The forest, trees, and weeds

I’ve advised on how to be a better lead, architect (“The other side of quality”), and PM. A problem all these positions share is not seeing the forest for the trees, an expression that refers to getting so caught up in immediate concerns (the trees) that you miss the larger issue (the forest). Leads caught…

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Lost in space: The value of teamwork

What is the higher-order bit in software development: individual productivity or feature team productivity? Five years ago, in The flow fallacy, I argued that responsive delivery of customer value was the goal, and that goal was best achieved by feature teams, not individuals. Thus, feature team productivity outweighs individual productivity. While many readers agreed that…

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Customer obsession

You love your customers. You care about them. You design for them. But, are you truly obsessed, or do you let technology and personal preferences creep into your decisions and communications? I sometimes recognize when my personal agenda is creeping in—it requires real vigilance to keep personal bias in check. To help me stay customer-focused,…

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Good engineers

It’s time at Microsoft for midyear career discussions. I’m often asked what makes a good software engineer. I used to think it was writing quality code, as I describe in Nailing the nominals. Good engineers review their software design with peers (that’s right, they think first and consult others), write code and unit tests, ensure…

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Off for the holidays

There’s no Hard Code column for December and January, as I take a break for the holidays. The next column will be published in early February. Hope you all have a lovely holiday season. Eric.

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Management malady

Eric Aside Before anyone gets the wrong idea, this is not directed toward anyone in my organization. The column idea came from a reader—many thanks to her. When you have an illness, the road to recovery starts with identifying the problem. One of the most serious and insidious illnesses an organization can have is poor…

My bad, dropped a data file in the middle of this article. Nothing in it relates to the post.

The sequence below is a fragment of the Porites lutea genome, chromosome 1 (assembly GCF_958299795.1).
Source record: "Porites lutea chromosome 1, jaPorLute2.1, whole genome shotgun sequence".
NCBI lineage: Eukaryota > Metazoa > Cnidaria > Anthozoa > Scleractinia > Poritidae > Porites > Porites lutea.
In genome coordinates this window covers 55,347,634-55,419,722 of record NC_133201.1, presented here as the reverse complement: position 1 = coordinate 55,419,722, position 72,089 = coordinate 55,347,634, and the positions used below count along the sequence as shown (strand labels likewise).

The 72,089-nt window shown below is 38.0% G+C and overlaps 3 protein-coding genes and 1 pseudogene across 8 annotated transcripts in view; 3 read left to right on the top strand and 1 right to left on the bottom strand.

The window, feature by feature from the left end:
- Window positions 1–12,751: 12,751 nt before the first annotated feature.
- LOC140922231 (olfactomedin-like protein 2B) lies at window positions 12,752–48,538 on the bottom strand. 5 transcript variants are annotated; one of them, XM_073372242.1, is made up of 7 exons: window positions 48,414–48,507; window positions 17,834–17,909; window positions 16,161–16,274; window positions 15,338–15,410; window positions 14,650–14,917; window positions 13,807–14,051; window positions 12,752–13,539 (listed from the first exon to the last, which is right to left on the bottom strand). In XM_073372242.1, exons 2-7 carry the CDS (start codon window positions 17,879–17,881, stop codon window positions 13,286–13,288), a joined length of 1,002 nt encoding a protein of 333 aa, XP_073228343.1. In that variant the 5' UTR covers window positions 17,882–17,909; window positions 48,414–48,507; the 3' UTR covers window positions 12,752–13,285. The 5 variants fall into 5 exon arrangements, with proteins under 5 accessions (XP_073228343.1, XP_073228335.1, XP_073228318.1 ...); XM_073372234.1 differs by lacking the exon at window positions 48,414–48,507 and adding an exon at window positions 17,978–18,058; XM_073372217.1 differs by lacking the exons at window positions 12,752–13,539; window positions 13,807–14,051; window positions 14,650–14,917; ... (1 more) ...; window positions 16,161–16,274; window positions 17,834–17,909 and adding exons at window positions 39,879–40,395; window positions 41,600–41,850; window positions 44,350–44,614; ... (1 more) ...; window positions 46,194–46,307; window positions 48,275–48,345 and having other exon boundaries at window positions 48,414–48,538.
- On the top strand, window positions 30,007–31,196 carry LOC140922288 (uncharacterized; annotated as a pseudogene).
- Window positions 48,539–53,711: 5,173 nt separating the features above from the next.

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Proactive obsolescence

Technology changes quickly. As fast as hardware, biotech, genomics, nanotech, quantum computing, 3D printing, and robotics are advancing, they are snails compared to software. UI frameworks, machine learning and AI, augmented and virtual reality, networking, big data, cloud services and computing, and every other aspect of software is revving daily, thanks to continuous integration and…

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You don’t need a publicist

If you are a Microsoft engineer, you are receiving your annual rewards around now. You might be wondering why you didn’t get the promotion you sought or why someone else did. If you ask your manager why, she’ll provide insightful feedback and might name several reasons. Among the most common and misunderstood reasons is that…

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This is the war room

You’ve got a big, important project. It’s not converging toward completion within the expected timeframe. There are too many incomplete tasks and too many unresolved bugs. Burndown charts and nasty reminders from leadership haven’t been sufficient to get the project on track. It’s time for a war room, and you might need to lead it….

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Are we functional (part deux)?

 It’s been over seven years since Windows 7 launched. Inside Microsoft, one of the more controversial elements of that launch was the change Steven Sinofsky made to the Windows organization at the start of that product’s planning and development. Coming over from Office, Steve switched Windows’ structure from having many product unit managers (PUMs running…

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